Incidence of Y chromosome microdeletions in patients with Klinefelter syndrome

  • F. Sciarra
  • M. Pelloni
  • F. Faja
  • F. Pallotti
  • G. Martino
  • A. F. Radicioni
  • A. Lenzi
  • F. Lombardo
  • D. PaoliEmail author
Original Article



The aim of this study was to study the incidence of Y chromosome microdeletions in a Caucasian population of Klinefelter syndrome (KS) patients and to investigate the possible association between Y chromosome microdeletions and KS.

Materials and methods

We conducted a retrospective study on 118 KS patients, 429 patients with non-obstructive azoospermia (NOA), and 155 normozoospermic men. Eight of the 118 KS patients had undergone testicular sperm extraction (TESE). All patients underwent semen examination and Y chromosome microdeletions evaluated by PCR, using specific sequence tagged site (STS) primer sets, which spanned the azoospermia factor AZFa, AZFb, and AZFc regions of the Y chromosome.


Semen analysis of the KS group revealed: 1 patient with oligozoospermia, 1 with severe oligoasthenoteratozoospermia, 2 with cryptozoospermia, and 114 with azoospermia. Eight of the 114 azoospermic KS patients underwent TESE, and spermatozoa were recovered from three of these, all of whom had non-mosaic karyotype 47, XXY. 10.7% of the NOA patients presented AZF microdeletions. In 429 cases with NOA, 8 cases had AZFa + b + c deletion, 6 cases had AZF b + c deletion, 4 cases had AZFa microdeletion, 8 cases had AZFb microdeletion, and 20 cases had AZFc microdeletion. Just one KS patient (0.8%) presented microdeletion in the AZFc region.


The percentage of microdeletions in KS patients was lower than in NOA patients, suggesting that AZF microdeletions and KS do not have a causal relationship and that Y chromosome microdeletions are not a genetic factor linked to KS.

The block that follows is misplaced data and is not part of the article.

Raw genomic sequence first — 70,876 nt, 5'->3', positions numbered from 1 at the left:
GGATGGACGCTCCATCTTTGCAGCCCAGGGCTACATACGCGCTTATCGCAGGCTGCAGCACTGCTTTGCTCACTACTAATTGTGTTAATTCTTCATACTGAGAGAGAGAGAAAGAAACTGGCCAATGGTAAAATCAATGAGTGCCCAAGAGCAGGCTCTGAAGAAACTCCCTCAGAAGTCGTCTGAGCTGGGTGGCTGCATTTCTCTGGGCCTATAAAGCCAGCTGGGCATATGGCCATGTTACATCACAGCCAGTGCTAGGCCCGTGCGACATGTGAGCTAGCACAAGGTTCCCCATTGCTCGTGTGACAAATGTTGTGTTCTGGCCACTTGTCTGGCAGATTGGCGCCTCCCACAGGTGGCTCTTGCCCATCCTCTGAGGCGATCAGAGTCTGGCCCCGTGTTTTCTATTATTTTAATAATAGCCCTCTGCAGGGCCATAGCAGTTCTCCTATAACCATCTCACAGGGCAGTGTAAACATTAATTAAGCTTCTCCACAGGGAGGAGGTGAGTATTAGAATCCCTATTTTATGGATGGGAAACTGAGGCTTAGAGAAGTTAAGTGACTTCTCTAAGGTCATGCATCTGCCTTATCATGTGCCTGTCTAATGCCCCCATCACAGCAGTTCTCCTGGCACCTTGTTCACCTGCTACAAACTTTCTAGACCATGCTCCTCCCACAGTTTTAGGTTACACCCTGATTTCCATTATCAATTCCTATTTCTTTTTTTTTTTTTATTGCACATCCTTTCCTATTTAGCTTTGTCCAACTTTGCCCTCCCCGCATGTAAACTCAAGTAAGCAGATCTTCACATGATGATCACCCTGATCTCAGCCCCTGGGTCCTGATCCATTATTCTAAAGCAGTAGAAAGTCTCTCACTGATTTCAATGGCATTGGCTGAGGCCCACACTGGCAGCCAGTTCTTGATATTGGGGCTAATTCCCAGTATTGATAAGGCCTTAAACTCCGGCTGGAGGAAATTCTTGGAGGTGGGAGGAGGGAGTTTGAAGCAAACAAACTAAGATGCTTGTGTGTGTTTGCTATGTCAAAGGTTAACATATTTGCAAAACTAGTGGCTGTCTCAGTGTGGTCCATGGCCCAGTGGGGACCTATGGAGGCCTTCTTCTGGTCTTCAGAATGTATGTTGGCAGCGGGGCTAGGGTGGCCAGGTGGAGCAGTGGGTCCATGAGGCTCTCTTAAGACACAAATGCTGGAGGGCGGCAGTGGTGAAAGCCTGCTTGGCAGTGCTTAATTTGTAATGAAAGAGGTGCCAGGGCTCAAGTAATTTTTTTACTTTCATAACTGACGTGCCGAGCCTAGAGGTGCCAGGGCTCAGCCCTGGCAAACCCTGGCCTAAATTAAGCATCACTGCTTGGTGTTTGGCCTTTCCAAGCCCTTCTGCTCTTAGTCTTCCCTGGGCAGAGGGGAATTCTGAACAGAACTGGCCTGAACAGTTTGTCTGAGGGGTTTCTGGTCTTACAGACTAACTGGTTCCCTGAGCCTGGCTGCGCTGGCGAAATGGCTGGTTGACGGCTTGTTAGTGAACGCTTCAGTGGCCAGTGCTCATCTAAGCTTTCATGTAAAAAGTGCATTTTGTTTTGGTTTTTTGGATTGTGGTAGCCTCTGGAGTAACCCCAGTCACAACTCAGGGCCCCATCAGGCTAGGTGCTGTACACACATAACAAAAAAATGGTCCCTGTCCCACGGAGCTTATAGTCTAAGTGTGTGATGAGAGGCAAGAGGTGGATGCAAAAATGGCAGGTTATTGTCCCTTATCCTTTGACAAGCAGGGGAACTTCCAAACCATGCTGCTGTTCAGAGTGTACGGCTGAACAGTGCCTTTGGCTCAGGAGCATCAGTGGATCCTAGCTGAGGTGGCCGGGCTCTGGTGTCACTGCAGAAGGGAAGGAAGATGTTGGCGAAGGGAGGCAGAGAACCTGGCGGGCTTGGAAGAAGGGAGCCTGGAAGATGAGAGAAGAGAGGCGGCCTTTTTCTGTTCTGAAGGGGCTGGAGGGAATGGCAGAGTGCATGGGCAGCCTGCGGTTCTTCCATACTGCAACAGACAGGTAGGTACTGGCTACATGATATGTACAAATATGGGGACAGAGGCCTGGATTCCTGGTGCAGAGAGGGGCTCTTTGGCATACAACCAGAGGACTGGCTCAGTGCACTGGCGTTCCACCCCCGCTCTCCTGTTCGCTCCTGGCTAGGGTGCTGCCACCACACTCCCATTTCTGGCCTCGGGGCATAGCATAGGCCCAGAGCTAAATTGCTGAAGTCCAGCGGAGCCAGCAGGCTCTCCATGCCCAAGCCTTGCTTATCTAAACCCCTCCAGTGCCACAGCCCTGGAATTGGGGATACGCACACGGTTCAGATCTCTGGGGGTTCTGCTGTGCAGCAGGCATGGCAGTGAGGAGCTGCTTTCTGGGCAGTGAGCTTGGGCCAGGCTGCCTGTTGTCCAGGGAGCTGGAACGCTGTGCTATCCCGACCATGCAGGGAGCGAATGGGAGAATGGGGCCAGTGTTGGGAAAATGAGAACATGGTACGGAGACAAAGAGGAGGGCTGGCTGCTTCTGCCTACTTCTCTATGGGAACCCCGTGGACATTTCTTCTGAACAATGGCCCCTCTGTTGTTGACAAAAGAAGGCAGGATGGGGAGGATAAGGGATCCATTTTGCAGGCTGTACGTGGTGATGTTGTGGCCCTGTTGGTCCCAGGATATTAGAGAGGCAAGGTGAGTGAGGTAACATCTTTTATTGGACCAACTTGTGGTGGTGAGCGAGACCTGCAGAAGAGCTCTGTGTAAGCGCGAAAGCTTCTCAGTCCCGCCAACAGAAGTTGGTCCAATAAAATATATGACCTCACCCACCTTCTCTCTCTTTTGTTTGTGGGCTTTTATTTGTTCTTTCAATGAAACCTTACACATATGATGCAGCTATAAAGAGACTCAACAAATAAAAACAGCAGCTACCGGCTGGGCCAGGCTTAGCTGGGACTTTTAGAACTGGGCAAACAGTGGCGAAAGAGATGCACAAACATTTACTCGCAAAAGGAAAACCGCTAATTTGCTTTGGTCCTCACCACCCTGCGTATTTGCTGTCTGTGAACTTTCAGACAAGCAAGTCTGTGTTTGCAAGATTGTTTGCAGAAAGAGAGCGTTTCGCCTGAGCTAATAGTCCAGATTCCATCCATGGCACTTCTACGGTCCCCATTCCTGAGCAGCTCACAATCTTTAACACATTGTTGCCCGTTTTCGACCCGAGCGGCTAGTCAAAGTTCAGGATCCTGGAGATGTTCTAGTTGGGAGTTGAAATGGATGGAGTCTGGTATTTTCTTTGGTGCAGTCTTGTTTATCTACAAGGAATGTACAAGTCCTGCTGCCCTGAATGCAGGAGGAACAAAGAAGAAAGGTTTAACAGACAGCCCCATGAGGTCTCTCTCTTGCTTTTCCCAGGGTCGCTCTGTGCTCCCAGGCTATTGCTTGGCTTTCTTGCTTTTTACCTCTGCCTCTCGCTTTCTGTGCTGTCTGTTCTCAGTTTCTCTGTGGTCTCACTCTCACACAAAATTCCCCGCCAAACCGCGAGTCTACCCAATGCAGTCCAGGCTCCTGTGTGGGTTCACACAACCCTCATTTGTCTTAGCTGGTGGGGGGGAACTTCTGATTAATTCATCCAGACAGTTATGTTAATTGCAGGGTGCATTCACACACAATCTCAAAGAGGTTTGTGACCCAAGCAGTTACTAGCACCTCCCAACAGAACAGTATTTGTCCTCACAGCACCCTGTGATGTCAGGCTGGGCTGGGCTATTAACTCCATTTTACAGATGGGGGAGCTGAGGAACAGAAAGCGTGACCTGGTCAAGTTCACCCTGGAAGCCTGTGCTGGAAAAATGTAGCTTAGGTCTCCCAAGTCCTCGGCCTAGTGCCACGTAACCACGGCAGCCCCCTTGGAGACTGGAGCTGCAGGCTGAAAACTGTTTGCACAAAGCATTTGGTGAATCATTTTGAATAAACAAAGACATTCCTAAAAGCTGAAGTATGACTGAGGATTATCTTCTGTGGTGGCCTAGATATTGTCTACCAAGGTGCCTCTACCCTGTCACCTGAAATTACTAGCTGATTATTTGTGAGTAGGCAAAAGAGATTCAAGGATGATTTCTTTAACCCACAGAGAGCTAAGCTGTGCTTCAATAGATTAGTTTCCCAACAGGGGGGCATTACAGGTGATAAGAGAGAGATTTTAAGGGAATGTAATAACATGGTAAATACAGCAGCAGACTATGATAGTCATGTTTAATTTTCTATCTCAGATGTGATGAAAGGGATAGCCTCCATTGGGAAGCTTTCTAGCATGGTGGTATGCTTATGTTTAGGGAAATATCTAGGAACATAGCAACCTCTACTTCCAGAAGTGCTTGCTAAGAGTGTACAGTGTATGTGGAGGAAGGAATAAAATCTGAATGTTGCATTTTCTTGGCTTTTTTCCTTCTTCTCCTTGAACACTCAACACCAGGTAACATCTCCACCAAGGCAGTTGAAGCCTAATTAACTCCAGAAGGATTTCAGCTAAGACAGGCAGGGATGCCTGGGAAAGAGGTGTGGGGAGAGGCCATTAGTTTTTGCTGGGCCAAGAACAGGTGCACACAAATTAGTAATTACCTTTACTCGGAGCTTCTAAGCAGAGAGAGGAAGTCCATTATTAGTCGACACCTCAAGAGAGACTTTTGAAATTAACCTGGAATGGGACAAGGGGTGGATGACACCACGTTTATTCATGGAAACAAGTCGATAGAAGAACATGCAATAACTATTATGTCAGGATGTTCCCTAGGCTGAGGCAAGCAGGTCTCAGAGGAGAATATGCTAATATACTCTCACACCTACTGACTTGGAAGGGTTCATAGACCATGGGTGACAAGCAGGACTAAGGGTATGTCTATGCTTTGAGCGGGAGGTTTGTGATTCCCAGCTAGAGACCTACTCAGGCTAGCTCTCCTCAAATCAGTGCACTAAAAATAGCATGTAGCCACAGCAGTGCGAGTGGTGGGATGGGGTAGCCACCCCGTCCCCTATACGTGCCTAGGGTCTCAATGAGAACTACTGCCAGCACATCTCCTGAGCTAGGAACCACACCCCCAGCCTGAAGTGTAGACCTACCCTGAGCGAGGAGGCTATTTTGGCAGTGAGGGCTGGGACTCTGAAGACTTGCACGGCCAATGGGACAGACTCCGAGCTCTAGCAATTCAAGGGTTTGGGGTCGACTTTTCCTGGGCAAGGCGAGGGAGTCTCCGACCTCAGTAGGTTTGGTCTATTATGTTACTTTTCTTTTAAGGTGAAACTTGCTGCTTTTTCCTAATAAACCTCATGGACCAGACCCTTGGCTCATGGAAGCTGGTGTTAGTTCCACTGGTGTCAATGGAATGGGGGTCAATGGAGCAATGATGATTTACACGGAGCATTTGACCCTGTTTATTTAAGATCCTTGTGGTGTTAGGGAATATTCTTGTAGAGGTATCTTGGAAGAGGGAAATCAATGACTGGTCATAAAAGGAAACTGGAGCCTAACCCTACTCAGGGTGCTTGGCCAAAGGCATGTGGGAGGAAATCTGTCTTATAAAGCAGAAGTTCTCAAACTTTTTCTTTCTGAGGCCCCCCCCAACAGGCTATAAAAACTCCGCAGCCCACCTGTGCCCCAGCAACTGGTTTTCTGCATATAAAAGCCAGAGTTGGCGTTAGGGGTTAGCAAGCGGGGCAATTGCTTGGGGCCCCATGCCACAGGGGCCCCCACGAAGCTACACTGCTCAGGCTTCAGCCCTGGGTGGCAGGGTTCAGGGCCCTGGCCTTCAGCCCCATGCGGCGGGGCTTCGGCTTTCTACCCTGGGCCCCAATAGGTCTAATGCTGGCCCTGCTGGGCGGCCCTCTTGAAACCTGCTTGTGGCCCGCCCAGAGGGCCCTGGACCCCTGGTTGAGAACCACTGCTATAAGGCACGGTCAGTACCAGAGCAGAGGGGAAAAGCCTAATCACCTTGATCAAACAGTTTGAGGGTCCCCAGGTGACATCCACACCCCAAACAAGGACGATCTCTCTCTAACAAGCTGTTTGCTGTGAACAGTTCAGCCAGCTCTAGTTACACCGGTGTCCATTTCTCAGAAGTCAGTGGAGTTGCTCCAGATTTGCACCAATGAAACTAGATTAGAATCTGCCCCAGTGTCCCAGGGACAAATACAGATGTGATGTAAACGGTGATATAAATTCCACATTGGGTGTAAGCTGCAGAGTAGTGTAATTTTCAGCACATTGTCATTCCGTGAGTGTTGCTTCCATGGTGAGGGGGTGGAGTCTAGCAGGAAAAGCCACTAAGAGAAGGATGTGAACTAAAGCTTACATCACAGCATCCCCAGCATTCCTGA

Klinefelter syndrome Non-obstructive azoospermia Y chromosome microdeletions 



The authors wish to thank Marie-Hélène Hayles for her assistance in the English translation of the manuscript.

Author contributions

DP, AFR, and FL: conception and design of the study; MP, FS, FF, and GM: acquisition of data; FP, DP: analysis and interpretation of data; FS and MP: drafting the article; AL, FL, and DP: revising it critically for important intellectual content and final approval of the version to be submitted.


This work was supported by a Grant from the Italian Ministry of Education and Research (MIUR-PRIN 2015- 2015XCR88M-006) and “Sapienza” University of Rome, Faculty of Medicine.

Compliance with ethical standards

Conflict of interest

The authors have no conflicts of interest.

Ethical approval

All procedures performed in this study involving human participants were in accordance with the ethical standards of the institutional research committee and with the 1964 Helsinki declaration and its later amendments or comparable ethical standards. The study was approved by the Sapienza University of Rome—Policlinico Umberto I Ethics Committee.

Informed consent

All participants signed informed consent.


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Copyright information

© Italian Society of Endocrinology (SIE) 2018

Authors and Affiliations

  • F. Sciarra
    • 1
  • M. Pelloni
    • 1
  • F. Faja
    • 1
  • F. Pallotti
    • 1
  • G. Martino
    • 2
  • A. F. Radicioni
    • 3
  • A. Lenzi
    • 1
  • F. Lombardo
    • 1
  • D. Paoli
    • 1
    Email author
  1. 1.Laboratory of Seminology-Sperm Bank “Loredana Gandini”, Department of Experimental Medicine“Sapienza” University of RomeRomeItaly
  2. 2.Department of Surgical Sciences “R. Paolucci”“Sapienza” University of RomeRomeItaly
  3. 3.Hormone Laboratory, Department of Experimental Medicine, Medical Pathophysiology Section“Sapienza” University of RomeRomeItaly

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